Headlines – June 1, 2023 benita
Opponents Urge Against BLM Conservation Proposal
The Bureau of Land Management, or BLM, is under attack by western lawmakers after introducing its Conservation and Landscape Health Rule to the public in Denver last week.
The BLM oversees almost 250 million acres of U.S. federally owned land, which is used for recreation, livestock grazing, timber harvesting, and oil and gas drilling. Under the draft proposal, the BLM would have authority to prioritize ecosystem health over these other uses. That would include creating so-called conservation leases, which would set aside vulnerable land and waterways for restoration practices for periods up to ten years.
Several Colorado state representatives, mayors and city council members praised the rule last week. In a letter, they described the plan as a way to mitigate drought, fires, wildlife loss and other effects of climate change.
Several Republican lawmakers, including representatives from Montana, Washington State and Wyoming, have opposed the plan, saying its allowance of conservation leases would shut out those currently using the land such as ranchers and oil companies.
But BLM officials say the proposal will protect the land and ensure that its multiple uses can endure climate challenges.
Rights Group Sues Amazon For Lack Of Worker Break Time
A worker’s rights organization is suing Amazon for allegedly not giving Denver employees time for breaks, even to use the bathroom.
In a press release Wednesday, rights group Towards Justice said it filed a lawsuit last week on behalf of three workers who claim they urinate in bottles and defecate in dog waste bags in the back of delivery vans so that they can meet Amazon’s strict delivery quotas.
The plaintiffs, drivers Leah Cross, Marco Granger-Rivera, and Ryan Schilling say Amazon’s “elaborate tracking” makes stopping for a restroom difficult.
They claim trash cans at Amazon fulfillment centers are filled with bottles of urine that employees toss out after driving shifts.
The suit says the working conditions violate Colorado wage laws because employees are forced to skip breaks and are not compensated for them. The three plaintiffs have agreed to represent other Amazon drivers, but the Denver state court will have to approve the proposed class action lawsuit.
Colorado Bills Tackle Eating Disorder Triggers
Lieutenant Governor Dianne Primavera signed two bills Tuesday aimed at reducing the epidemic of eating disorders in Colorado that have also become a crisis nationwide.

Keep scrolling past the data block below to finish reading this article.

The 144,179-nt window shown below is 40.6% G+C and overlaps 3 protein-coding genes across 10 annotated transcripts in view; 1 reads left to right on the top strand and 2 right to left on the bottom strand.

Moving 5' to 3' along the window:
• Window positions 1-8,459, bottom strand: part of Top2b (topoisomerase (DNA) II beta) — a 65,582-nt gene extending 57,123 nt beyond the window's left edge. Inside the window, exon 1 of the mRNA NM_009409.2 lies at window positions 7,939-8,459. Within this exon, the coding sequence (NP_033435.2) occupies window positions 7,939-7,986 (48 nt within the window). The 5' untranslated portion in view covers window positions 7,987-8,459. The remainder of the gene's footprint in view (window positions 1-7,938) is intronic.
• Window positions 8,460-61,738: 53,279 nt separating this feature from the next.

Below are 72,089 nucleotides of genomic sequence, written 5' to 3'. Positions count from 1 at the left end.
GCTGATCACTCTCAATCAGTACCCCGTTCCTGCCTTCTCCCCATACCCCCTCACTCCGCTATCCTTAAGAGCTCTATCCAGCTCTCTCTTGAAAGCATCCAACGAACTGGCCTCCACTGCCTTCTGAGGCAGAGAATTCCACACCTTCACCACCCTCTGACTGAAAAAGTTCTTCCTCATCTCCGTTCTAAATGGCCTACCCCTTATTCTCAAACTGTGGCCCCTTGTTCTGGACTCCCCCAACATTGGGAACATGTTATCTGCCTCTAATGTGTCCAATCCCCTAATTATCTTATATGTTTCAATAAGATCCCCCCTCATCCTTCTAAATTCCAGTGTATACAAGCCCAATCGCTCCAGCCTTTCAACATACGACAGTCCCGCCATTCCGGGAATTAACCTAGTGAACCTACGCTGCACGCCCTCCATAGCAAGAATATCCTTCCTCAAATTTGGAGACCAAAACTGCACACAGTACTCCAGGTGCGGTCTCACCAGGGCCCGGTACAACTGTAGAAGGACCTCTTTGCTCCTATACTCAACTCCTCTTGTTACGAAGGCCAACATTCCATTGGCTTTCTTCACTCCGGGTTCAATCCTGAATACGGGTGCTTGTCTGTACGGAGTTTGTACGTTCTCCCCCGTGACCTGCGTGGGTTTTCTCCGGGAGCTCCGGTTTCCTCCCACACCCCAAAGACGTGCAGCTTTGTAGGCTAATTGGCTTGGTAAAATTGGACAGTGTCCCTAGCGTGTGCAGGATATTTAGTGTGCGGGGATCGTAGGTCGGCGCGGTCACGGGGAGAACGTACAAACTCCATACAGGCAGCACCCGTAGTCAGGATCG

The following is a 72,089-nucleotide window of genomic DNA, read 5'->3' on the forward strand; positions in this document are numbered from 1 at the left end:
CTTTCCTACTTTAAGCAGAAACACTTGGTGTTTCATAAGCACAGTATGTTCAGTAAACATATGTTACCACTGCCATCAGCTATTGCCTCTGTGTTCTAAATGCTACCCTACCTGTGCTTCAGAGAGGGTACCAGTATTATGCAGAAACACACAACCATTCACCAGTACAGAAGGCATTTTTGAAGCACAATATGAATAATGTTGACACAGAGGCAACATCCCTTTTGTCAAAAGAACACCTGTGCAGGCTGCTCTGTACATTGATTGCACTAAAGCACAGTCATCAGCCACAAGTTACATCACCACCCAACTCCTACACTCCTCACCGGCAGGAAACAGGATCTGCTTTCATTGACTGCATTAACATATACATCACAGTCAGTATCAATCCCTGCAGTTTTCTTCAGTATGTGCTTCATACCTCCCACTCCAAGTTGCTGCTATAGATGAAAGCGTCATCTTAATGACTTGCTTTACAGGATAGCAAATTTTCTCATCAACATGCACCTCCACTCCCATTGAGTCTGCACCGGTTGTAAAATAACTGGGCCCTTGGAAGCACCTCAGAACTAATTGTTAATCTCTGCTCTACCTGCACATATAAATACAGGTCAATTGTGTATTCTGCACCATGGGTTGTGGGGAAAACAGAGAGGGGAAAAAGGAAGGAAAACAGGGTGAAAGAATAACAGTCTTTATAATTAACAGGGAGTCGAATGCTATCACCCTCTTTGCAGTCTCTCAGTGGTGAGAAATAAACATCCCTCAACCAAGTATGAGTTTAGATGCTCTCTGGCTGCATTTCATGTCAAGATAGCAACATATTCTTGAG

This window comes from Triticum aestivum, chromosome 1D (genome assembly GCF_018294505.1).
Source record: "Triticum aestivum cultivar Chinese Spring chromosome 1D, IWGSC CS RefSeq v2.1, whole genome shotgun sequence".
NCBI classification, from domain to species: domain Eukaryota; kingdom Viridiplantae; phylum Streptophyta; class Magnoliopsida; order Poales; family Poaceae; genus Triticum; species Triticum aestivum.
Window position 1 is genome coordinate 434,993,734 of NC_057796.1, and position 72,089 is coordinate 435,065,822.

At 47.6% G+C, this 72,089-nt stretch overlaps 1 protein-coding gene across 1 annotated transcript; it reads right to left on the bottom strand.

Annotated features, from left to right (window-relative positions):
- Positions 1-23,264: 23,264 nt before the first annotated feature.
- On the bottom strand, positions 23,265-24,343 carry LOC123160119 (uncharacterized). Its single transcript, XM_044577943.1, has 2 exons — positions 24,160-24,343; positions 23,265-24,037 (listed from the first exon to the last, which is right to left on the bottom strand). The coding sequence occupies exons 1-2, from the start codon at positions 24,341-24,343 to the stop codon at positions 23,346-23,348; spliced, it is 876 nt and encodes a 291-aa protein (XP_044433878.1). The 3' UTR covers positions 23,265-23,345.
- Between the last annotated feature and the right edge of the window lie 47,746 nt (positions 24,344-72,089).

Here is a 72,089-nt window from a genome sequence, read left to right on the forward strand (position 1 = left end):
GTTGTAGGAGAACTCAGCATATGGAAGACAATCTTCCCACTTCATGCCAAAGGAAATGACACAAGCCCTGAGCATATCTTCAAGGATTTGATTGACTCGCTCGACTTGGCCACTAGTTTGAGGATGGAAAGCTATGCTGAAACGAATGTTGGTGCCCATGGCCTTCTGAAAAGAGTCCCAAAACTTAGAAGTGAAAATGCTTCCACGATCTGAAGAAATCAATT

One new law will largely ban the use of body mass index, or BMI, as a measurement for how to treat eating disorders such as bulimia and anorexia. Health experts say eating disorders are linked to mental health challenges, not BMI. The law will also limit the sale of diet pills to minors, because taking them can lead to eating disorders or make them worse.
The second bill will develop programs and resources to tackle the eating disorder crisis, including mental health research and public awareness programs at schools.
According to The Associated Press, nearly 30 million Americans suffer from eating disorders and over 10,000 die from them every year.
Biden To Address Graduates At Air Force Academy
President Joe Biden will be in Colorado Springs today to give the commencement speech to graduating U.S. Air Force Academy cadets. This will be Biden’s third time as commencement speaker at the Academy. He gave previous speeches as vice president in 2009 and 2014.
In a press release Wednesday, Governors John Hickenlooper and Michael Bennet welcomed Biden to Colorado. They also urged that the president keep the Space Command Headquarters in Colorado Springs instead of moving it to Huntsville, Alabama — a decision made by former President Donald Trump during his term.
Hickenlooper, Bennet, and other opponents of the move say the decision was political and could disrupt and endanger national security.
Boulder Council Considers Allowing E-Bikes On Open Space
Boulder’s City Council is expected to approve an ordinance that will allow electric bikes on some open space trails.
According to Boulder Reporting Lab, 34 miles of city trails already used by conventional bikes soon might be buzzing with electric ones as well.
The Open Space Board of Trustees voted 3-2 against the proposal in February, saying e-bikes violate its Visitor Master Plan, which doesn’t allow motorized activities.
If the ordinance passes, e-bikes will be officially welcome on the Boulder Canyon Trail and certain trails east of Broadway, including Boulder Valley Ranch, Marshall Mesa, and the South Boulder Creek Path.
Boulder Walk Or Bike To Work Month Begins
In related news, Walk or Bike to Work Month begins today. The City of Boulder is teaming up with Community Cycles and other local partners to host events throughout June. Those who sign up to ride on Bike to Work Day on Wednesday, June 28th, can take part in a statewide celebration that includes free breakfast stations and an after-work happy hour. More information can be found on bouldercolorado.gov.
Headlines – June 1, 2023 benita